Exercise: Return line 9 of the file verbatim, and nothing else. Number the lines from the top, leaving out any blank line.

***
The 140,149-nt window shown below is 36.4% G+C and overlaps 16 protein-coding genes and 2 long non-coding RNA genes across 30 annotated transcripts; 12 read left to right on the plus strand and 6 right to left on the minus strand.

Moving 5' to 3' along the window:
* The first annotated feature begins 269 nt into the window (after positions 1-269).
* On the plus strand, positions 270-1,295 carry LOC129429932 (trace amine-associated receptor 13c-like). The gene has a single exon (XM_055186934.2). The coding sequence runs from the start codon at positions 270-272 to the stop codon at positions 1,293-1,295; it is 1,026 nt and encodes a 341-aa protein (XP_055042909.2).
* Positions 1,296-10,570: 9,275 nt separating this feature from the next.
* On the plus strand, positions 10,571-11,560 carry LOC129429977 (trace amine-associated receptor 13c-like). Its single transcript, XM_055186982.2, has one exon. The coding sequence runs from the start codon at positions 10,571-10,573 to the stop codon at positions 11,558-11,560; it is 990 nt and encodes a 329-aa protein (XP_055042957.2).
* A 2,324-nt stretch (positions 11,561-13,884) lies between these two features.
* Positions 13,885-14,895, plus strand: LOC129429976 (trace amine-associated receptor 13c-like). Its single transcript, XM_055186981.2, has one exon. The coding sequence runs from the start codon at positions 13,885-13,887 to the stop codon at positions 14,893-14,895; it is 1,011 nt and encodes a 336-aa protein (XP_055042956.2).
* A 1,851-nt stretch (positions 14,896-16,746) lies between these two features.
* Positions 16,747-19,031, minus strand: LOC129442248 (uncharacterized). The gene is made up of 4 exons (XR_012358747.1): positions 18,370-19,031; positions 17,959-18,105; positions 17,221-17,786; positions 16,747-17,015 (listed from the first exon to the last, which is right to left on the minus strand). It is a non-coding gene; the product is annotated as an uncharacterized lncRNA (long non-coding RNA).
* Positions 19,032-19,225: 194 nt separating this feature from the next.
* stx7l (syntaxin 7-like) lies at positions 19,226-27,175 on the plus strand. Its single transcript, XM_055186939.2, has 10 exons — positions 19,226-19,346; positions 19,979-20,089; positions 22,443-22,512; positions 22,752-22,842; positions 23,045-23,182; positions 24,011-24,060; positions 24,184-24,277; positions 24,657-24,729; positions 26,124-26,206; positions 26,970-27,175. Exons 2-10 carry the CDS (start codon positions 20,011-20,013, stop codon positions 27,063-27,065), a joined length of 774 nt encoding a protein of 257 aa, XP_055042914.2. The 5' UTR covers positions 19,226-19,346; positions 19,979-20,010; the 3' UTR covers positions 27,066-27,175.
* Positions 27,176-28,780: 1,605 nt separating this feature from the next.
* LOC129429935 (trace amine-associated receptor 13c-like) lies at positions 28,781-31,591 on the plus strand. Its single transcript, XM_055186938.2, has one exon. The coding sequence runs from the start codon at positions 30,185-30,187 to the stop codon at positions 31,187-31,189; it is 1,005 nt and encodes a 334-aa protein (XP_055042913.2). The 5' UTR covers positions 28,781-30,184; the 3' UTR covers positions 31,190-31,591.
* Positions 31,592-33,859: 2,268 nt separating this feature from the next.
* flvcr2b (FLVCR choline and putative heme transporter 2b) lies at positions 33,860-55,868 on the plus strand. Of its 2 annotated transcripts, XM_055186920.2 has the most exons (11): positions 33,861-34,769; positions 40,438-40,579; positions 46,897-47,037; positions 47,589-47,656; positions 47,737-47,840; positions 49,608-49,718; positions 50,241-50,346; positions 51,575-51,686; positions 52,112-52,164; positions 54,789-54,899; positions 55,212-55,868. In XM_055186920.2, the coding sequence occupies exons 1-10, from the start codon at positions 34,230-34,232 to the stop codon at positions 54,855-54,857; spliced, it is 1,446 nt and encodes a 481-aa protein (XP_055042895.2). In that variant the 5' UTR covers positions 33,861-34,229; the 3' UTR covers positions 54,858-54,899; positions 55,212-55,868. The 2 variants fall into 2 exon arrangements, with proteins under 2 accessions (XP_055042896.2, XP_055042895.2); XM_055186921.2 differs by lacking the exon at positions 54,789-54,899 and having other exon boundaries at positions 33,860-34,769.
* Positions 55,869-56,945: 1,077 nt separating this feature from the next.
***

* A 1,851-nt stretch (positions 14,896-16,746) lies between these two features.